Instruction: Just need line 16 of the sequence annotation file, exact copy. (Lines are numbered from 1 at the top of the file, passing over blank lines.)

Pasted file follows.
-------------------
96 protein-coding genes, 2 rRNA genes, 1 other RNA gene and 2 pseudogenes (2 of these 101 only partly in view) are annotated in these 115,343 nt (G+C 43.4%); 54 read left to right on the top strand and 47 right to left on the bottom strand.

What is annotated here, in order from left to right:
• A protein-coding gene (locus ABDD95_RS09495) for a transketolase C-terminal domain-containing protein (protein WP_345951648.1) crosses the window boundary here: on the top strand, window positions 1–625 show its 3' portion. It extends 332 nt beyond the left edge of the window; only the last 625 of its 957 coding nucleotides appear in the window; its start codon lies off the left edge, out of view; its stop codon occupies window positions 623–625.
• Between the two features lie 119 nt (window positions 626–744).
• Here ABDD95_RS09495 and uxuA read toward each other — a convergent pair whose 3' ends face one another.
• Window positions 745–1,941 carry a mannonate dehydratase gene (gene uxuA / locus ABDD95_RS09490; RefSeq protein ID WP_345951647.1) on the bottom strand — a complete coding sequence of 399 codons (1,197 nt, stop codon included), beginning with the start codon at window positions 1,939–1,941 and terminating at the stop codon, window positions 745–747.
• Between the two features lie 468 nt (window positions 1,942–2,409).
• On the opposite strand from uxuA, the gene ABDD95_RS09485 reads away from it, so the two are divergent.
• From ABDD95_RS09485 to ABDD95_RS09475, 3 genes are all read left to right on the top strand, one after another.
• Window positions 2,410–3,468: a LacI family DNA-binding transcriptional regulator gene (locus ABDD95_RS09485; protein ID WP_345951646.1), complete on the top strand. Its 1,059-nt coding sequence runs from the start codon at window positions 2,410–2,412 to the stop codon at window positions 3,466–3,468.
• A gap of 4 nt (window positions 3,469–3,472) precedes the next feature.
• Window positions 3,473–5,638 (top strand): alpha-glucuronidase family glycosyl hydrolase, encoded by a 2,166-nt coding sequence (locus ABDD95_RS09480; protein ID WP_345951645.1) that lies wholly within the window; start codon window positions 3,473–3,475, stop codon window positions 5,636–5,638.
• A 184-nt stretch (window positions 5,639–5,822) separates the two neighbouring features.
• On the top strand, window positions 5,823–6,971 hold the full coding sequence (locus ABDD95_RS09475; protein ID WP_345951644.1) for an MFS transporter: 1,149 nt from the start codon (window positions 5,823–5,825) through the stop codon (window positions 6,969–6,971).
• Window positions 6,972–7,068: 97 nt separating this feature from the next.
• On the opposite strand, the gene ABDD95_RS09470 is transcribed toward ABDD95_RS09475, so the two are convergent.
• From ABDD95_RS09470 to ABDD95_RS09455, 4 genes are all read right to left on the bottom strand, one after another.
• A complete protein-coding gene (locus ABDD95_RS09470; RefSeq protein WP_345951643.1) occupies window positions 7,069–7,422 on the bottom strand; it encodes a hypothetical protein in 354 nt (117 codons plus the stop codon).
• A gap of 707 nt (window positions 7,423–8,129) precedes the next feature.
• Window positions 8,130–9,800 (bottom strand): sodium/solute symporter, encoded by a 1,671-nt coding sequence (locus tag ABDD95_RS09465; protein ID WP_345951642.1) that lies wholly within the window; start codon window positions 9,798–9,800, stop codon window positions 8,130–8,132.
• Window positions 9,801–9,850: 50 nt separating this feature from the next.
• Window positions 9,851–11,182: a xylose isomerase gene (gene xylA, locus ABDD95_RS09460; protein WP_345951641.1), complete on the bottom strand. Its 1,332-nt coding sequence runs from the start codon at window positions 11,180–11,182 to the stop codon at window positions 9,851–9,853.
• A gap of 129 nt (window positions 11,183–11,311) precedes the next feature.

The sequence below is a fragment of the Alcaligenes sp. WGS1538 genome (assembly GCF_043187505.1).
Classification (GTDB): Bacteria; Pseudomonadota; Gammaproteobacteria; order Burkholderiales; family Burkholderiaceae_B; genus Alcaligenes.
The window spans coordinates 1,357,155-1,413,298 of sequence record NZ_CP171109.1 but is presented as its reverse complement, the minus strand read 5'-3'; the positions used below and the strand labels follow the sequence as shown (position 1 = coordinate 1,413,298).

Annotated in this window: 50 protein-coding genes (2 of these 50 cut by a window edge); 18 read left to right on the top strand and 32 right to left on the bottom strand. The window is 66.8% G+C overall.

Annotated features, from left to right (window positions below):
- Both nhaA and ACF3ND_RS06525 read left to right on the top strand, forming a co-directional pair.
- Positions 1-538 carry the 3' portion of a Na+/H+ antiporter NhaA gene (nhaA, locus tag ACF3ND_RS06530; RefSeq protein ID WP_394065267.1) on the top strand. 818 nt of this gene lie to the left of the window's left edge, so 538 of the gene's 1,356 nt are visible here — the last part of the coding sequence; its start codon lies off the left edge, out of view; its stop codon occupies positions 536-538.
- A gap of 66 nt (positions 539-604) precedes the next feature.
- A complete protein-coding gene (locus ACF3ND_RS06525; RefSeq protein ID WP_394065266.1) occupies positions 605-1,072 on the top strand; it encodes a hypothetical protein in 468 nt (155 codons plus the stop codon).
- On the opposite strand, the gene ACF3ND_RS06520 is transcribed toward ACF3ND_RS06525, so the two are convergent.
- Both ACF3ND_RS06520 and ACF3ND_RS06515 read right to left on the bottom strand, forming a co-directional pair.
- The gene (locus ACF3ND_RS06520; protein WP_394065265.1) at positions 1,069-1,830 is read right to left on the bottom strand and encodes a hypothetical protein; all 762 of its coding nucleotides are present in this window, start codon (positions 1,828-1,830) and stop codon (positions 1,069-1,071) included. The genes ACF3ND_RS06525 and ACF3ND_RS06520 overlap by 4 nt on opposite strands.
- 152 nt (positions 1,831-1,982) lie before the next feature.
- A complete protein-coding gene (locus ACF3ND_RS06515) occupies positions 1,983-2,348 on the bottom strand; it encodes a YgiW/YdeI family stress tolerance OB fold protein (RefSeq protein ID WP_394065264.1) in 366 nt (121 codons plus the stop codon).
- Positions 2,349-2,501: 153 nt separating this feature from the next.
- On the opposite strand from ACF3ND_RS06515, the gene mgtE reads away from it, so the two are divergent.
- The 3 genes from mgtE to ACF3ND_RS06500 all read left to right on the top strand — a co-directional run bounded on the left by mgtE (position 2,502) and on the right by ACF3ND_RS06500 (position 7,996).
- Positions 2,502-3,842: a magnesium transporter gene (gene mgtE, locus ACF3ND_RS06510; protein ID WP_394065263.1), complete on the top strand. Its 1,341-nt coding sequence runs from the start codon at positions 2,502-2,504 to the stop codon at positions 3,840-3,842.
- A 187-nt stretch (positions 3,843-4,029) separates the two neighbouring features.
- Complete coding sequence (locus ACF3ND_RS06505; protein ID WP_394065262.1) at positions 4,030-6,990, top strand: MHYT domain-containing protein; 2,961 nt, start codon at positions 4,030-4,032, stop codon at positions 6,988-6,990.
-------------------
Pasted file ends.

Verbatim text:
• On the opposite strand, the gene ABDD95_RS09470 is transcribed toward ABDD95_RS09475, so the two are convergent.